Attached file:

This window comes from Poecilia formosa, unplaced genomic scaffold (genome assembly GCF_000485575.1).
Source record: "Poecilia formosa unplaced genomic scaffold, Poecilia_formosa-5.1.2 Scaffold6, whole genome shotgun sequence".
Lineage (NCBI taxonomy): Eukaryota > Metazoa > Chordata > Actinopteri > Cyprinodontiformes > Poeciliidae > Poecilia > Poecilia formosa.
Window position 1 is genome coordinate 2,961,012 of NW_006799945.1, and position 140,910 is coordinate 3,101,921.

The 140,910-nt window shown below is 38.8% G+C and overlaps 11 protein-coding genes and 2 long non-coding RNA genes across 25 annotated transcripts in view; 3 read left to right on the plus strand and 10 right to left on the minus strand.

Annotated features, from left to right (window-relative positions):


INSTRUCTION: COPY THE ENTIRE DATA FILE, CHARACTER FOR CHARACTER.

This window comes from Poecilia formosa, unplaced genomic scaffold (genome assembly GCF_000485575.1).
Source record: "Poecilia formosa unplaced genomic scaffold, Poecilia_formosa-5.1.2 Scaffold6, whole genome shotgun sequence".
Lineage (NCBI taxonomy): Eukaryota > Metazoa > Chordata > Actinopteri > Cyprinodontiformes > Poeciliidae > Poecilia > Poecilia formosa.
Window position 1 is genome coordinate 2,961,012 of NW_006799945.1, and position 140,910 is coordinate 3,101,921.

The 140,910-nt window shown below is 38.8% G+C and overlaps 11 protein-coding genes and 2 long non-coding RNA genes across 25 annotated transcripts in view; 3 read left to right on the plus strand and 10 right to left on the minus strand.

Annotated features, from left to right (window-relative positions):